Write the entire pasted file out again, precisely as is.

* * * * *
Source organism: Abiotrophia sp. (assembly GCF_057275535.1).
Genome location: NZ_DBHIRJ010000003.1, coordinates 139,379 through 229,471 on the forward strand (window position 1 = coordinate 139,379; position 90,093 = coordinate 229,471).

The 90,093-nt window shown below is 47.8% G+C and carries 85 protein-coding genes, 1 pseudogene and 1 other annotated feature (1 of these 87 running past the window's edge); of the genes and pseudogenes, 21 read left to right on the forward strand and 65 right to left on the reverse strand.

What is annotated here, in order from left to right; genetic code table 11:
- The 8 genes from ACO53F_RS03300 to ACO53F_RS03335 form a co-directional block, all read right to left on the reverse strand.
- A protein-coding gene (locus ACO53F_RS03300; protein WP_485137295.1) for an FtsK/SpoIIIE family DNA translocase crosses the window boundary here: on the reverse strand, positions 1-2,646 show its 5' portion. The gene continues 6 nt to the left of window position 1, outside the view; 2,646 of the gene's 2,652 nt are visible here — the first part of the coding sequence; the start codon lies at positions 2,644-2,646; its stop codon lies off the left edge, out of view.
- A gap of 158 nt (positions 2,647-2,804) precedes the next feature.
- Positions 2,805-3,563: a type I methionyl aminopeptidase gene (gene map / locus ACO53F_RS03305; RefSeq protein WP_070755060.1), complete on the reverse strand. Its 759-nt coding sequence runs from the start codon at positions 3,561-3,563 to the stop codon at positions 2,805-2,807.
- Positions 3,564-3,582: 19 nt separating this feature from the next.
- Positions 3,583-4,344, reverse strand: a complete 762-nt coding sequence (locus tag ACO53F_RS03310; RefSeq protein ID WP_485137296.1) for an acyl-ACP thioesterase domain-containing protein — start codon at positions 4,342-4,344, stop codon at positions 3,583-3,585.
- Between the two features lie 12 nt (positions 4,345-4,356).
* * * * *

Source organism: Abiotrophia sp. (assembly GCF_057275535.1).
Genome location: NZ_DBHIRJ010000003.1, coordinates 139,379 through 229,471 on the forward strand (window position 1 = coordinate 139,379; position 90,093 = coordinate 229,471).

The 90,093-nt window shown below is 47.8% G+C and carries 85 protein-coding genes, 1 pseudogene and 1 other annotated feature (1 of these 87 running past the window's edge); of the genes and pseudogenes, 21 read left to right on the forward strand and 65 right to left on the reverse strand.

What is annotated here, in order from left to right; genetic code table 11:
- The 8 genes from ACO53F_RS03300 to ACO53F_RS03335 form a co-directional block, all read right to left on the reverse strand.
- A protein-coding gene (locus ACO53F_RS03300; protein WP_485137295.1) for an FtsK/SpoIIIE family DNA translocase crosses the window boundary here: on the reverse strand, positions 1-2,646 show its 5' portion. The gene continues 6 nt to the left of window position 1, outside the view; 2,646 of the gene's 2,652 nt are visible here — the first part of the coding sequence; the start codon lies at positions 2,644-2,646; its stop codon lies off the left edge, out of view.
- A gap of 158 nt (positions 2,647-2,804) precedes the next feature.
- Positions 2,805-3,563: a type I methionyl aminopeptidase gene (gene map / locus ACO53F_RS03305; RefSeq protein WP_070755060.1), complete on the reverse strand. Its 759-nt coding sequence runs from the start codon at positions 3,561-3,563 to the stop codon at positions 2,805-2,807.
- Positions 3,564-3,582: 19 nt separating this feature from the next.
- Positions 3,583-4,344, reverse strand: a complete 762-nt coding sequence (locus tag ACO53F_RS03310; RefSeq protein ID WP_485137296.1) for an acyl-ACP thioesterase domain-containing protein — start codon at positions 4,342-4,344, stop codon at positions 3,583-3,585.
- Between the two features lie 12 nt (positions 4,345-4,356).